Geo under fire; owners under threat; being forced to sell shares, step down, appoint ‘approved’ people

"Mr Jeem", the animated Geo mascot: Under pressure

“Mr Jeem”, the animated Geo mascot: Under pressure

“It’s like a newspaper you’re used to getting at your doorstep every day. Suddenly one morning, the newspaper boy starts throwing it in different places every day – near the post box, behind or in the garbage can, on top of the tree, at your neighbour’s porch. That is what is happening with the cable operators taking Geo channels off their regular channel numbers and moving them to the bottom numbers and moving the numbers around.”

That is how a Geo insider describes the ‘ban’ on the channel, even after the Supreme Court, Lahore High Court and Sindh High Court termed the channels’ closure illegal and ordered their restoration. (Read the back story in my earlier article: “Pakistan’s media wars”, in Himal Southasian.

Cable operators say that they are under pressure to not restore the Geo channels (news, sports, entertainment) to their original positions. Meanwhile, companies are under pressure to not advertise with the Jang Group and Geo TV, and many have withdrawn their ads. Continue reading

Pakistan’s media wars – my article for Himal Southasian

Himal-Growing media, shrinking spaces?Himal Southasian, a publication I’m proud to have been associated with since its inception in 1996, has a new issue on the media. My piece Pakistan’s media wars (below) and Mass media and the Modi ‘wave’ by Paranjoy Guha Thakurta are web exclusives. Two additional points to my article:  1. Corporate media owners in Pakistan have always been part of reactionary and anti-democratic forces in general. Their disputes with censoring governments have almost always had commercial motivations. 2. Journalists have played a positive role whenever they remained united in their professionalism. They compromise this unity when they allow journalistic standards to slip and try to become power brokers themselves.

By Beena Sarwar

4 July 2014

What is the political fallout of the battle between a media behemoth and Pakistan’s largest security agency?
Continue reading

Once more for the Spinal Beetle and Southasia connectivity

Spinal Beetle with its Nepali eyes arrives in Pakistan

Here’s the latest report of the Southasian journey undertaken recently by my friend, civil rights activist, writer and journalist (editor Himal SouthasianKanak Mani Dixit, his wife Shanta (a teacher) and son Eelum (an actor, and yes, his name derives from ‘ilm’ which means knowledge, named by his dada, Kanak’s father who is a prominent writer).

Eelum, Kanak and Shanta Dixit: A great drive

The family started their 1100-mile odyssey in Kathmandu, Nepal, ending in Peshawar, Pakistan, to raise funds and awareness about the need for spinal injury rehabilitation. Those who have been following this issue would know that Kanak injured his spine in a trekking accident a decade ago. He survived, making a near miraculous recovery, and started the Spinal Centre Nepal in 2002, inaugurated by the late Sir Edmund Hillary. The coverage they’ve got on this journey has helped publicize their drive tremendously but the required funds have not arrived, and they are well short of their target. This is a personal appeal. Please donate what you can for this important cause. And do read this riveting account of their journey, includes important insights and information… Continue reading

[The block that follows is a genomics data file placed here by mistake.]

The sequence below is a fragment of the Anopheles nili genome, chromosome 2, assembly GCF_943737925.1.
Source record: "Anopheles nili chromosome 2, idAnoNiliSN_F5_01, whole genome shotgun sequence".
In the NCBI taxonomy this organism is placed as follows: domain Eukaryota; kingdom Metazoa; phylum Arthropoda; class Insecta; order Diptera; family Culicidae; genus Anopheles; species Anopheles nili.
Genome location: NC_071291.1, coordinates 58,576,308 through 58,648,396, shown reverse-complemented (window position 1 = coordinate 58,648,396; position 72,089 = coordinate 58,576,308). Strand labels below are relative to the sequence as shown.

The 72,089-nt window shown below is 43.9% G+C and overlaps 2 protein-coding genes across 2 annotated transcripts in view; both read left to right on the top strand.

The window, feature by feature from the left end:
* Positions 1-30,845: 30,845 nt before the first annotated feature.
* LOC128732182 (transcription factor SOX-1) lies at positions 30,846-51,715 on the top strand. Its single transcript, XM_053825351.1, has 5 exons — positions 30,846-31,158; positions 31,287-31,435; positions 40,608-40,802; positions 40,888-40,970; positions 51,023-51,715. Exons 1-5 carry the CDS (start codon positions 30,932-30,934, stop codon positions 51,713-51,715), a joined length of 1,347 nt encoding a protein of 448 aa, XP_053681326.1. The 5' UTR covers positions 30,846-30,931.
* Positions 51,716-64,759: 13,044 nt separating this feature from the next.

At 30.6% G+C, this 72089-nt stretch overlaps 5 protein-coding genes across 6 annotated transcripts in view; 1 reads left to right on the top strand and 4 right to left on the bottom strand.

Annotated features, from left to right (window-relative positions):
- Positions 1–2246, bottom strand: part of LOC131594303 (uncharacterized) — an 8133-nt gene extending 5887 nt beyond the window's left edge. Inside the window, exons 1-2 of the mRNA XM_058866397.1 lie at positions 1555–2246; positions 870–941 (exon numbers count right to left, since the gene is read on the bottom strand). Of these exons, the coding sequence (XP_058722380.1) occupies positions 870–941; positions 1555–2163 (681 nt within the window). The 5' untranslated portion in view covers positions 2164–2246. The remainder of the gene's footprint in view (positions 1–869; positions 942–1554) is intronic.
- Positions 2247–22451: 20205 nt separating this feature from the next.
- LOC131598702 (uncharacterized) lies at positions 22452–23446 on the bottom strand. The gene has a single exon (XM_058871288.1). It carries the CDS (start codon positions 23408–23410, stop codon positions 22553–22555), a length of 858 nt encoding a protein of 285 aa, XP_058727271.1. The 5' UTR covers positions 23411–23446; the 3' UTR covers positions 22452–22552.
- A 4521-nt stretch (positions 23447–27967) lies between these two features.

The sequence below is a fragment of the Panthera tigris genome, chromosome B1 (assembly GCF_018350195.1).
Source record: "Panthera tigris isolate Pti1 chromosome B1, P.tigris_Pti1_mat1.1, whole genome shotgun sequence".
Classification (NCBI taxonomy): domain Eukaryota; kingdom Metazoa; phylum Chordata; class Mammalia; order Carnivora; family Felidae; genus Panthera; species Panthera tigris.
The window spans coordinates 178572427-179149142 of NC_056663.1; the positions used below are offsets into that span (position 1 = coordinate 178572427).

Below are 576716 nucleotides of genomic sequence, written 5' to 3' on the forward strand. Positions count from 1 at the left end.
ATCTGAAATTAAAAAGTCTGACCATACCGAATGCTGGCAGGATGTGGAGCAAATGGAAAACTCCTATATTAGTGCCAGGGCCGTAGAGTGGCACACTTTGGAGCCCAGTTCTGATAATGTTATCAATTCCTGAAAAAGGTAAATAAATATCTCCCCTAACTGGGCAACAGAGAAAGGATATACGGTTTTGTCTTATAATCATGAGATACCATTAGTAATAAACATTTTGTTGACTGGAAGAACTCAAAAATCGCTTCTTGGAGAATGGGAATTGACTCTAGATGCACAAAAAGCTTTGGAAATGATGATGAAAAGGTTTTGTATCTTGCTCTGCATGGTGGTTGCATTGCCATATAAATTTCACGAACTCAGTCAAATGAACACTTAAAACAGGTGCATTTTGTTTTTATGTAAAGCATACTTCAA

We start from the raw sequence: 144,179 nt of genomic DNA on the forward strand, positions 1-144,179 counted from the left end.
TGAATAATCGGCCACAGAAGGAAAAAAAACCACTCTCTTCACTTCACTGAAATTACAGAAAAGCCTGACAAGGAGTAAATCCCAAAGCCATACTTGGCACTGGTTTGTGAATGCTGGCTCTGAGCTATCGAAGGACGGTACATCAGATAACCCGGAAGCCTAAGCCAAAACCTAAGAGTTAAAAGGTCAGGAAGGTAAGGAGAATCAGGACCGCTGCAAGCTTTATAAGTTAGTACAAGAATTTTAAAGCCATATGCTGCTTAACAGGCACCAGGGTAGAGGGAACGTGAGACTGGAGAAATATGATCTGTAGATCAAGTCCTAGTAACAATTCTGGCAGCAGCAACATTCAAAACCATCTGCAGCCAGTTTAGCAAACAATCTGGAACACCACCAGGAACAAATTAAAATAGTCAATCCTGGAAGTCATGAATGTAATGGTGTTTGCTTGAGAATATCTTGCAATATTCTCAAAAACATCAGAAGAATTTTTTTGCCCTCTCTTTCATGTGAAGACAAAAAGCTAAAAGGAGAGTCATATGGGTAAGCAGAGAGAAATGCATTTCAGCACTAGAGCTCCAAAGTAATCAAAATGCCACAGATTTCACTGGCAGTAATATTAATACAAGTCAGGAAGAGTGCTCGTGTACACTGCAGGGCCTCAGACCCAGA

PERSONAL POLITICAL: Confessions of a tweet addict

My column Personal Political in Hardnews, India, written a couple of weeks ago. Was too caught up in event on the ground and forgot to post it. Still relevant.

Beena Sarwar

I admit it. I’m addicted to twitter.

Like many others, the first time I heard about this ‘social networking tool’, my initial response was, “What’s the point?”

It was in spring 2006, at the end of a journalism fellowship in the USA. “Try it,” urged Jeb Sharp, a radio journalist. “It’s cool. You can update friends about what you’re thinking or doing and you have to do it in 140 characters or less.”

Out of curiosity, I made myself a twitter account. The whole thing seemed a bit silly. The twitter icon is a little blue bird. The messages you post are called ‘tweets’. It all sounds very fluffy and twittery. And why create a twitter account if you have facebook? Continue reading

Not just hot air – Himal Southasian zindabad

This article was published in The News on Sunday (TNS) as Mountain magazine resort’, on the Footloose page, Dec 20, 2009 for a special issue on conference tourism

Not just hot air

Himal Southasian, Feb 1998

There are conferences and there are conferences. Some organisers lure participants with travel and daily allowances and fancy hotels at exotic locales. Others rely on goodwill and commitment. If it’s the latter, it helps to be located in an exotic place anyway — like Kathmandu. It also helps if the organisers are professional colleagues for whom you have the highest regard.

These last two factors contribute to my ‘favourite’ conference being one that took place in Kathmandu in early 1996. The man behind it was Kanak Mani Dixit, whom I had met at an earlier South Asia conference about water resources organised by Panos some years ago. Kanak had decided to turn his ‘mountain magazine’ Himal into a Southasian venture (there is a reason Himalers write ‘Southasian’ as one word – for an explanation see the published magazine or the Himal Southasian website.

So Kanak got together a few journalists from around Southasia to meet and brainstorm on this venture. He put Mitu Varma from New Delhi (who later became Country Representative in India for Panos South Asia) and myself up at the Third World Guest House in Pattan, one of the five ancient kingdoms around Kathmandu that are conserved as World Heritage sites. Continue reading


Get every new post delivered to your Inbox.

Join 130,942 other followers

%d bloggers like this: